- Keep eating, even when you're not hungry.
- Feel ashamed of yourself afterwards.
- Hide yourself away to eat because you don't want anyone to know you're doing it.
As with other eating disorders, the emotional distress is every bit as difficult to cope with as the eating issue itself.
Other specified feeding or eating disorder (OSFED)
These are eating disorders that don't tick all the boxes needed to make a diagnosis such as anorexia, bulimia or binge eating disorder. It doesn't mean they're not as serious, or that they don't need treatment. The mental distress they cause, and the underlying psychological problems that lead to them, are very similar. However, they show themselves in slightly different ways.
For instance, to be diagnosed with 'classic' bulimia or binge eating disorder, you need to binge and/or purge with a certain frequency for a set minimum length of time. Someone who binges or binges and purges in exactly the same way as someone with binge eating disorder or bulimia, but does it less often, might be diagnosed with OSFED. Likewise, someone with the same abnormal body image and fears about gaining weight as someone with anorexia, but whose weight is not low enough for a diagnosis of anorexia, might be diagnosed with OSFED.
Conditions that can be labelled as OSFED include:
- Night eating disorder (repeated episodes of eating large quantities between supper and bed, or in the middle of the night).
- Purging disorder (similar to the purging in bulimia, but without the bingeing).
- Atypical anorexia nervosa (that doesn't fit all the DSM-5 criteria for bulimia).
- Atypical bulimia nervosa (that doesn't fit all the DSM-5 criteria for anorexia).
- Binge eating disorder that doesn't fit all the DSM-5 criteria.
Pica is a very specific eating disorder which involves a compulsion to eat 'non-nutritive substances' such as coal or chalk repeatedly. It must not be explained because of your age or level of development (for instance, babies are very unfussy about what they put in their mouths) or to do with cultural or social practices.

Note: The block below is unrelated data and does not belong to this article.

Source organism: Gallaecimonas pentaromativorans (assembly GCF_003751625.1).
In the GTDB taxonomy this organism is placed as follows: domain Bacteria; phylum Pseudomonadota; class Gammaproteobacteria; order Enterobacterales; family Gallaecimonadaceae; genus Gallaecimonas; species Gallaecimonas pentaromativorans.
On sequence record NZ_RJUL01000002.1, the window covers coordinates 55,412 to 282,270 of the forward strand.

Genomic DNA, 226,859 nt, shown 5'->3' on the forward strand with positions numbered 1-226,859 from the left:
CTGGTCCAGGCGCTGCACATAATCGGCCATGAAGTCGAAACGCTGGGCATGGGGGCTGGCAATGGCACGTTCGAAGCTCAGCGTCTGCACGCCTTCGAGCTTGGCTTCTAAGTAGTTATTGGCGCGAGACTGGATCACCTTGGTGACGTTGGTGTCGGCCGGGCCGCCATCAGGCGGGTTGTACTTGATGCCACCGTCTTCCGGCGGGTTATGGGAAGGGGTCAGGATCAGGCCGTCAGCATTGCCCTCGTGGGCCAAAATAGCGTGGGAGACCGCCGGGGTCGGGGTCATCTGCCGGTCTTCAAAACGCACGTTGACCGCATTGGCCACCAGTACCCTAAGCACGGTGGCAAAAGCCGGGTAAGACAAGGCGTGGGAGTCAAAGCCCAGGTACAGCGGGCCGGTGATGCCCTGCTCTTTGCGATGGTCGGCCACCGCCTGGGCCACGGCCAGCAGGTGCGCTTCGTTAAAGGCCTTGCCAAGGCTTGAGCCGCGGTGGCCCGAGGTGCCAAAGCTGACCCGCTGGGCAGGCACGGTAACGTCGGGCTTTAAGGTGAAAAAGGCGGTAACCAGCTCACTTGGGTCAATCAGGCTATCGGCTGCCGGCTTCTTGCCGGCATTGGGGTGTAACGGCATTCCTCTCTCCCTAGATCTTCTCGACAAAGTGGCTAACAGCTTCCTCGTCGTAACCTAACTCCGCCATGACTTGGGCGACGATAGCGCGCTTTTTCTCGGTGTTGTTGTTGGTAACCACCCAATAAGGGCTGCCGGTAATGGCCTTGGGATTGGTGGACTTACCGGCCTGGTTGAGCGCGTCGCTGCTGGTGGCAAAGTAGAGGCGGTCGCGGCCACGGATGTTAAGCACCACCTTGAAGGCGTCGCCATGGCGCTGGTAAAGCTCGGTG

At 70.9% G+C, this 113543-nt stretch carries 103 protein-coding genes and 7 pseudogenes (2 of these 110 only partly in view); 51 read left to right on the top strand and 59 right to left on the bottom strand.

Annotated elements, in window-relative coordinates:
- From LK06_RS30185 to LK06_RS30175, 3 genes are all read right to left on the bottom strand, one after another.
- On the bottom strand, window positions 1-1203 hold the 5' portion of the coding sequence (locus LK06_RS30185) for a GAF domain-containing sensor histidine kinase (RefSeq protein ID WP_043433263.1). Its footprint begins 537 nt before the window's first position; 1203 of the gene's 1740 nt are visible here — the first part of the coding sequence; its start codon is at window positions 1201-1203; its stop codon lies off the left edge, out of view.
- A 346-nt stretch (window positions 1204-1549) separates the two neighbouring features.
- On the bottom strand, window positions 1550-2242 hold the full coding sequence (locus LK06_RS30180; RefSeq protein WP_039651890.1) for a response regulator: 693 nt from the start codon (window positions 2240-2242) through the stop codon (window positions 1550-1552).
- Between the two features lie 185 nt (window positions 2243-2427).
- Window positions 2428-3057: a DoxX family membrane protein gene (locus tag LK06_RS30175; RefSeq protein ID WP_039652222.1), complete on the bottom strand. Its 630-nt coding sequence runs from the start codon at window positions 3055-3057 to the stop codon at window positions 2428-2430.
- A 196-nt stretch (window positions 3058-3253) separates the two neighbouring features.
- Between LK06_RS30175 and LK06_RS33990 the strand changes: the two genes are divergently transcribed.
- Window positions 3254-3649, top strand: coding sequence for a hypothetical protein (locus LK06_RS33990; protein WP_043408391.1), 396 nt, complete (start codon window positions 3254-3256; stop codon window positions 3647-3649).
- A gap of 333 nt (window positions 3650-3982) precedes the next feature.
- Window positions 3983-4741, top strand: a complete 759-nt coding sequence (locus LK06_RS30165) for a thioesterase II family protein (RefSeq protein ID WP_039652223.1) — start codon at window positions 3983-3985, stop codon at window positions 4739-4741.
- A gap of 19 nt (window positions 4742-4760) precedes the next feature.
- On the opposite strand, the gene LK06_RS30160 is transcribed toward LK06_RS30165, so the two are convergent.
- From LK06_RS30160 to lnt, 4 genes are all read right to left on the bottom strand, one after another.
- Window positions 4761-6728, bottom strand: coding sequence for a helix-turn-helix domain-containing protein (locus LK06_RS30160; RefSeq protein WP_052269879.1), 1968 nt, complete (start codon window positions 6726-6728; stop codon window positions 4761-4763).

People who have rumination disorder will repeatedly regurtigate food before swallowing it again, chewing it once more or spitting it out. Some people regurgitate food because they have problems with their digestive tract: this is not counted as a rumination disorder.
Avoidant/restrictive food intake disorder (ARFID)
A person with this disorder will persistently fail to eat enough to maintain their energy requirements. It is diagnosed if as a result they:
- Lose significant amounts of weight; and/or
- Become deficient in vitamins, minerals or other vital nutrients; and/or
- Are dependent on oral or tube feeding to get the nutrients they need; and/or
- Have their lives majorly affected as a result.
Orthorexia is not included as an eating disorder in its own right under the DSM-5 criteria. It's a relatively 'new' eating disorder, first defined in 1997. People with orthorexia are obsessed with eating 'pure' food and often start with a desire to become generally healthier. Many psychiatrists see clear links between 'clean eating' and orthorexia, and have also seen many patients with orthorexia progress to develop anorexia.
As with other eating disorders, you don't have orthorexia unless your eating is having a significant impact on your emotional well-being. You may feel unable to eat out, or to socialise with friends where food is involved. You may find yourself being judgemental about other people's eating habits, and guilty or 'unclean' if you don't follow your own, self-imposed eating rules.
Who develops eating disorders?
Anorexia is most common among teenage girls, but it can develop much later in life. Bulimia affects about 1 in 12 women in the UK, usually from their late teens-40s. Both are much more common in women than in men, but men can be affected too. Until recently, there has been a particular stigma around eating disorders in people from ethnic minorities, but it is becoming clear that anyone can be affected, regardless of age, gender or ethnicity.